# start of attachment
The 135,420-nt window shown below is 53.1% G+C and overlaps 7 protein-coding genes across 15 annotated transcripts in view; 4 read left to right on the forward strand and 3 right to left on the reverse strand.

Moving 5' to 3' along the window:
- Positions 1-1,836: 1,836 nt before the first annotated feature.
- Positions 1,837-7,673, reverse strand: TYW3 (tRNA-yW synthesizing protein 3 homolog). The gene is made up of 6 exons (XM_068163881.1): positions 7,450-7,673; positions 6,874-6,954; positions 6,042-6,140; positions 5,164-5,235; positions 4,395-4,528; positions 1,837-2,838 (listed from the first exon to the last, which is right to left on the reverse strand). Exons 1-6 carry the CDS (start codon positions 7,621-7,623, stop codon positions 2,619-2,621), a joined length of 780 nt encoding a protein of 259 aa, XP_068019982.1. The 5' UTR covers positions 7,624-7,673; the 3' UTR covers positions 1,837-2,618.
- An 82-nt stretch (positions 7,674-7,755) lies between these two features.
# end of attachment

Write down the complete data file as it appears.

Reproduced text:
The 135,420-nt window shown below is 53.1% G+C and overlaps 7 protein-coding genes across 15 annotated transcripts in view; 4 read left to right on the forward strand and 3 right to left on the reverse strand.

Moving 5' to 3' along the window:
- Positions 1-1,836: 1,836 nt before the first annotated feature.
- Positions 1,837-7,673, reverse strand: TYW3 (tRNA-yW synthesizing protein 3 homolog). The gene is made up of 6 exons (XM_068163881.1): positions 7,450-7,673; positions 6,874-6,954; positions 6,042-6,140; positions 5,164-5,235; positions 4,395-4,528; positions 1,837-2,838 (listed from the first exon to the last, which is right to left on the reverse strand). Exons 1-6 carry the CDS (start codon positions 7,621-7,623, stop codon positions 2,619-2,621), a joined length of 780 nt encoding a protein of 259 aa, XP_068019982.1. The 5' UTR covers positions 7,624-7,673; the 3' UTR covers positions 1,837-2,618.
- An 82-nt stretch (positions 7,674-7,755) lies between these two features.